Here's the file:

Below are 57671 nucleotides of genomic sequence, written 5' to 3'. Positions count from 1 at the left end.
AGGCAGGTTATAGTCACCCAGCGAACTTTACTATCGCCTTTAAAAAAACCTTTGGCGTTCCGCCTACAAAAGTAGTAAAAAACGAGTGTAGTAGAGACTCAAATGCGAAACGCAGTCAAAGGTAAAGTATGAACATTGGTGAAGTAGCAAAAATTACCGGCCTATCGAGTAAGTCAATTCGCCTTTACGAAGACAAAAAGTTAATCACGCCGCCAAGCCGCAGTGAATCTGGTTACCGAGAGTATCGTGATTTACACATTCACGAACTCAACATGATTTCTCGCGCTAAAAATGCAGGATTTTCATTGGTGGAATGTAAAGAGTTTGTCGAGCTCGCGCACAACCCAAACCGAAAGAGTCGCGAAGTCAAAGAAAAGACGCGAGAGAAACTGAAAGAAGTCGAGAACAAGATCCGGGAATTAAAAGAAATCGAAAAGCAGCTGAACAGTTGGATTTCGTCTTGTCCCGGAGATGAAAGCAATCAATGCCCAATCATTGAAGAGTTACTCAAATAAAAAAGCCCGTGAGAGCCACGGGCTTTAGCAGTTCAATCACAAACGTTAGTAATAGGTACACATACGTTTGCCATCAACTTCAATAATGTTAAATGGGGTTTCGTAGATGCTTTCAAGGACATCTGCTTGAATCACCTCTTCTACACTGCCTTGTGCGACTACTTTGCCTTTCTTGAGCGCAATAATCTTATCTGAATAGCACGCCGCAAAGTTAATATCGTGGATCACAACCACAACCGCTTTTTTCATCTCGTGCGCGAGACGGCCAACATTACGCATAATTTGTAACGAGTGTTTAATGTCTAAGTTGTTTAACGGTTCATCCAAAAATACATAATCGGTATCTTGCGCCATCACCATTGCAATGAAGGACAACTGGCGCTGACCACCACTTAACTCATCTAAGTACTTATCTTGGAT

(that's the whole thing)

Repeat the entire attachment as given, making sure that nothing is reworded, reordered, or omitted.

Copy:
Below are 57671 nucleotides of genomic sequence, written 5' to 3'. Positions count from 1 at the left end.
AGGCAGGTTATAGTCACCCAGCGAACTTTACTATCGCCTTTAAAAAAACCTTTGGCGTTCCGCCTACAAAAGTAGTAAAAAACGAGTGTAGTAGAGACTCAAATGCGAAACGCAGTCAAAGGTAAAGTATGAACATTGGTGAAGTAGCAAAAATTACCGGCCTATCGAGTAAGTCAATTCGCCTTTACGAAGACAAAAAGTTAATCACGCCGCCAAGCCGCAGTGAATCTGGTTACCGAGAGTATCGTGATTTACACATTCACGAACTCAACATGATTTCTCGCGCTAAAAATGCAGGATTTTCATTGGTGGAATGTAAAGAGTTTGTCGAGCTCGCGCACAACCCAAACCGAAAGAGTCGCGAAGTCAAAGAAAAGACGCGAGAGAAACTGAAAGAAGTCGAGAACAAGATCCGGGAATTAAAAGAAATCGAAAAGCAGCTGAACAGTTGGATTTCGTCTTGTCCCGGAGATGAAAGCAATCAATGCCCAATCATTGAAGAGTTACTCAAATAAAAAAGCCCGTGAGAGCCACGGGCTTTAGCAGTTCAATCACAAACGTTAGTAATAGGTACACATACGTTTGCCATCAACTTCAATAATGTTAAATGGGGTTTCGTAGATGCTTTCAAGGACATCTGCTTGAATCACCTCTTCTACACTGCCTTGTGCGACTACTTTGCCTTTCTTGAGCGCAATAATCTTATCTGAATAGCACGCCGCAAAGTTAATATCGTGGATCACAACCACAACCGCTTTTTTCATCTCGTGCGCGAGACGGCCAACATTACGCATAATTTGTAACGAGTGTTTAATGTCTAAGTTGTTTAACGGTTCATCCAAAAATACATAATCGGTATCTTGCGCCATCACCATTGCAATGAAGGACAACTGGCGCTGACCACCACTTAACTCATCTAAGTACTTATCTTGGAT